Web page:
After the worst of the thunderstorms passed Saturday, the head referee, in consultation with school officials from the home team, determined Carroll’s grass field was unplayable. June informed the referee that his team did not want to take a loss if the game was not completed, but both teams left the field without a clear understanding of how the situation would be resolved.
“For 38 minutes, they scored no points, and the score was 16-0,” Carroll Athletic Director George Leftwich said Monday. “To call the kids out, we’ve got a game on Saturday up in Philadelphia, they weren’t ready to play today. Maybe if they’d agreed on something on Saturday and everybody was ready to play today, we could have played” Monday.
Around 10 a.m. Monday, Leftwich left a voice message on Bond’s work phone. The message later was replayed for a Post reporter. In the message, Leftwich said in part: “Nobody’s in agreement that we should play this game. There’s too much involved. We’ll make it a no contest. That’s fine with us.”
By late Monday afternoon, Leftwich had changed his mind. It was at that point that Ray got involved. On Wednesday, Ray sent a memo – a copy of which was obtained by The Post – to officials from both schools and conferences in which he mandated that “the contest needs to be completed prior to November 7, 2012, unless the team officials agree to terminate the game.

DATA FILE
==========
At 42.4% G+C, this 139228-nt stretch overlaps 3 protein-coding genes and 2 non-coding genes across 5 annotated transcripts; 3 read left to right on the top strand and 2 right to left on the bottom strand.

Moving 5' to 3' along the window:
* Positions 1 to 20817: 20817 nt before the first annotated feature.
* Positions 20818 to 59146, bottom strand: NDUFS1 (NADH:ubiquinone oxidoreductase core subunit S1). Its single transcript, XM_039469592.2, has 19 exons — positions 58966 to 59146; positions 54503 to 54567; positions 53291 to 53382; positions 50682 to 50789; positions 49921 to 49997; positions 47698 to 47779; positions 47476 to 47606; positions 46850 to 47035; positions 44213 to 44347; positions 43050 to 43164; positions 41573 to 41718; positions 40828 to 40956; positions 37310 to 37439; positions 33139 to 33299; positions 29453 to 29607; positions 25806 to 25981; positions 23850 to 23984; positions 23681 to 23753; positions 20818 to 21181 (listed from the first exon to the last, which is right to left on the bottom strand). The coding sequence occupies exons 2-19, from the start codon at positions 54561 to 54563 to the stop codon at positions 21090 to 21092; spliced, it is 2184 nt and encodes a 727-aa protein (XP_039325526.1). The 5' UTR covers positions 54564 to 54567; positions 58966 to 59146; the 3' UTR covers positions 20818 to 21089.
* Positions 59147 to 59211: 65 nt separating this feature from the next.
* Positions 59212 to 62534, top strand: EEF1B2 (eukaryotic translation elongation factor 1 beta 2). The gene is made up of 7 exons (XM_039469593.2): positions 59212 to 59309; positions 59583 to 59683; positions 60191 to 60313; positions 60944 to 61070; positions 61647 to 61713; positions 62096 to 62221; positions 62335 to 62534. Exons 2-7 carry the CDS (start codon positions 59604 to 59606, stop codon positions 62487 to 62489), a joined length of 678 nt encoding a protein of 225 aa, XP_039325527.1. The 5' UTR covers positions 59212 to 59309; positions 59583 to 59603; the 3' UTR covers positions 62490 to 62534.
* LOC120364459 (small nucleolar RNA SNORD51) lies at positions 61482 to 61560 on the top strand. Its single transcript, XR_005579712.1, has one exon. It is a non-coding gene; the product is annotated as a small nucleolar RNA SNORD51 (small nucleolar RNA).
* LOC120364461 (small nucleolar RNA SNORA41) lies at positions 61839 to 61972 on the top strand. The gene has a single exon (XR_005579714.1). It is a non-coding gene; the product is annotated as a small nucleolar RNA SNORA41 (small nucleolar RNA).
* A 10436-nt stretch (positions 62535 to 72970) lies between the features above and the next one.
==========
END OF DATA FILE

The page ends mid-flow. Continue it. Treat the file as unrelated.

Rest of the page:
“If either of the teams refuses to complete the game under the scenario listed above, DCSAA will award a forfeit victory to the team that was willing to play.”
Leftwich said Wednesday evening that he had no preference on whether to play the rest of the game or take the forfeit and that the final decision would be left to WCAC Commissioner Jim Leary. Leary said he was happy a resolution was reached.
Anacostia declared Wednesday its intention to play the remainder of the game. And faced with the alternative of forfeiting a game in which it was ahead at the time of play stoppage, Carroll followed suit Thursday morning.
“For the [DCSAA], we were sort of an intermediary,” Ray said Thursday. “What I did, through consultation with a state rules interpreter and through consultation with the national federation was make sure that I had the right rules and interpretations of the rules, and I put it on a piece of paper. I give credit to the administrations at Carroll and Anacostia for agreeing to come to the table.”